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In Ohio, owners of electric, hybrid vehicles will pay fee in 2020

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Posted at 2:59 PM, Dec 30, 2019
and last updated 2019-12-30 18:19:03-05

Ohio is one of eight states that will charge a fee to owners of electric and hybrid vehicles in 2020, according to Jack Marchbanks, director of the Ohio Department of Transportation.

Owners of electric vehicles will pay $200 in addition to vehicle registration, and people who own hybrid vehicles will pay $100 plus registration, Marchbanks said.

“These dollars will go towards safety projects that we already have lined up to go for 2020 and beyond,” Marchbanks said.

The department’s financial team estimates the fees will generate between $4 million and $6 million per year, according to Marchbanks.

The new year will mark the first time a majority of U.S. states will impose special fees on gas-free cars, SUVs and trucks — a significant milestone as the trend toward green technology intersects with the need to pay for upgrades and repairs to infrastructure, the Associated Press reported.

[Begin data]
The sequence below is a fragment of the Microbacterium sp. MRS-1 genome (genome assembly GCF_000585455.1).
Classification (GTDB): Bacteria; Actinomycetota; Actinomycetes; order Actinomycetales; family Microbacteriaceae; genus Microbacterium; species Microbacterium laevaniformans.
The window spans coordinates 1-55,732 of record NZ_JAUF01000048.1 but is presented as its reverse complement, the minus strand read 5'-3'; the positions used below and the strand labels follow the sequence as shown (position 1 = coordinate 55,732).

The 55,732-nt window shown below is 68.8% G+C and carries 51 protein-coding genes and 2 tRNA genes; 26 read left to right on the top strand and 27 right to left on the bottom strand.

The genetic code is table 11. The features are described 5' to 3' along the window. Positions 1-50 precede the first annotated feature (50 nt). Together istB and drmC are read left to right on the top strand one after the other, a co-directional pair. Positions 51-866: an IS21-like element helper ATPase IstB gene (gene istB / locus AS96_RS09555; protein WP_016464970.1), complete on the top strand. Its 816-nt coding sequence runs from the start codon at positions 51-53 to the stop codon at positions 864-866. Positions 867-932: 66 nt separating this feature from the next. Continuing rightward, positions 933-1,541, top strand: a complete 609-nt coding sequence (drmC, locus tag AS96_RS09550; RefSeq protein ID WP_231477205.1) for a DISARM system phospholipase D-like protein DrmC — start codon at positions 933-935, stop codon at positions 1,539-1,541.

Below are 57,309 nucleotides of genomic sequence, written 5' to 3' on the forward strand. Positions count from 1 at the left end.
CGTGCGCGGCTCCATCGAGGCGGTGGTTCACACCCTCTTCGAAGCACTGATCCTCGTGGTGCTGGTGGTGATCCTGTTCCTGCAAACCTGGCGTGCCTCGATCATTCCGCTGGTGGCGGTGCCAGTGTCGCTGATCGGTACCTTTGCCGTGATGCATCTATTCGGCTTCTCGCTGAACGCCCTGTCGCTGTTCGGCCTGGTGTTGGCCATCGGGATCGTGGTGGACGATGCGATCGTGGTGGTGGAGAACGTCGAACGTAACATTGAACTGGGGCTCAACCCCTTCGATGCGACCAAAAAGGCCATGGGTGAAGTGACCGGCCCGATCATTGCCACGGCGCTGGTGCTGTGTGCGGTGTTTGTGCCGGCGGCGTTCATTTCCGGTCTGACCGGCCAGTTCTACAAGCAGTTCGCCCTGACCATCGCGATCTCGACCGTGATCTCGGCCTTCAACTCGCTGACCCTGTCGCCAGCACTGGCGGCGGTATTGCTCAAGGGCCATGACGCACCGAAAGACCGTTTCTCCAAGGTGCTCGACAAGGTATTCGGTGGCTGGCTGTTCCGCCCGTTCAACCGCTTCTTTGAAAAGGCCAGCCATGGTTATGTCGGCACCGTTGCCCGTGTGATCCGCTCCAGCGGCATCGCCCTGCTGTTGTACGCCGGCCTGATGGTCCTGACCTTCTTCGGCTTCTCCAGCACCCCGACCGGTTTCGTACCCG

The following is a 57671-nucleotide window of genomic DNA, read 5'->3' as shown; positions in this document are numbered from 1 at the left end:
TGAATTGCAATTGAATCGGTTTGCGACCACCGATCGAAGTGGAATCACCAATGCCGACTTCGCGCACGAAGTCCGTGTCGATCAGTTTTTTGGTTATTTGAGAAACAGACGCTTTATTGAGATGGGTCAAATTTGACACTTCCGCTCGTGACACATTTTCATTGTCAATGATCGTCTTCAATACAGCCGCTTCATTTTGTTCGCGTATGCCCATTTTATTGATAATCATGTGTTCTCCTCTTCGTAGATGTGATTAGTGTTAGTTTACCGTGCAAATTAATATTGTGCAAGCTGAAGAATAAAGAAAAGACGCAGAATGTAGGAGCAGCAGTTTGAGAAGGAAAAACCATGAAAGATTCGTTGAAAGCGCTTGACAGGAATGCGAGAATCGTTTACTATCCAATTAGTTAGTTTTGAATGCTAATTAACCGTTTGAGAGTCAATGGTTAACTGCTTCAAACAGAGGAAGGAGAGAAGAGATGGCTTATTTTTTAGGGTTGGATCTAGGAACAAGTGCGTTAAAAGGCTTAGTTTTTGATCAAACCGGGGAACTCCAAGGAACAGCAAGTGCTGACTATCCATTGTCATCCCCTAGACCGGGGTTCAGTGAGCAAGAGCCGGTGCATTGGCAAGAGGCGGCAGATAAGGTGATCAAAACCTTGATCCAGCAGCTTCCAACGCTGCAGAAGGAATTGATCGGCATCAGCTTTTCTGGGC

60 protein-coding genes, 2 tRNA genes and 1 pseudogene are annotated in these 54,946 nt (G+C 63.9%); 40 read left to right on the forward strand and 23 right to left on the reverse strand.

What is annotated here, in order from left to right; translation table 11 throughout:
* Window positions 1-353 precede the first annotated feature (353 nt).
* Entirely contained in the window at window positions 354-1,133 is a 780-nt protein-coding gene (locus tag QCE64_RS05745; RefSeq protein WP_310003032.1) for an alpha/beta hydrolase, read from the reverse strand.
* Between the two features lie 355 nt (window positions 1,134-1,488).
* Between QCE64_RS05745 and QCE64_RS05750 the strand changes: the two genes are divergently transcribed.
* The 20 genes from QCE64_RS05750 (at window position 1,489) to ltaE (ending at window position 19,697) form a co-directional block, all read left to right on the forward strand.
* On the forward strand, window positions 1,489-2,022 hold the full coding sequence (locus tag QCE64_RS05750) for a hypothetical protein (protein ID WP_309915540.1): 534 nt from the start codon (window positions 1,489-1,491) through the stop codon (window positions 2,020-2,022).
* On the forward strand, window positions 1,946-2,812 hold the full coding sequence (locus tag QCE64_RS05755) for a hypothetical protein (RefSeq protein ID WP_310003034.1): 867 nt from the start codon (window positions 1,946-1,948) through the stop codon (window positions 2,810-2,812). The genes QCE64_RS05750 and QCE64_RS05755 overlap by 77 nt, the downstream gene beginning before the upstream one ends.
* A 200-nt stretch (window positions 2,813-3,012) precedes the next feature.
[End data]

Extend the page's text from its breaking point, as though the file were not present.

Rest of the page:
Bob Driehaus, of Clifton, feels the fee is a step backwards. Driehaus, who has owned a Prius for years, said more people would buy electric and hybrid vehicles if there were incentives to buy them.

“Everybody should pay their fair share to use our roads, but Ohio offers no tax incentives to own a hybrid or an electric ... and now they are adding a fee,” Driehaus said.

Though electric and plug-in hybrid vehicles comprised less than 2% of new vehicle sales in 2018, their market share is projected to rise substantially in the coming decade, according to The Associated Press. State officials hope the new fees will make up for at least part of the lost gas tax revenue that is essential to their road and bridge programs.

Other states with new or higher electric vehicle fees taking effect in 2020 include Alabama, Iowa, Oregon and Utah. California, which accounts for nearly half of all electric vehicle sales in the U.S., is to collect a $100 fee on new “zero-emission” vehicles starting July 1.

Editor's note: Bob Driehaus is a former employee of WCPO.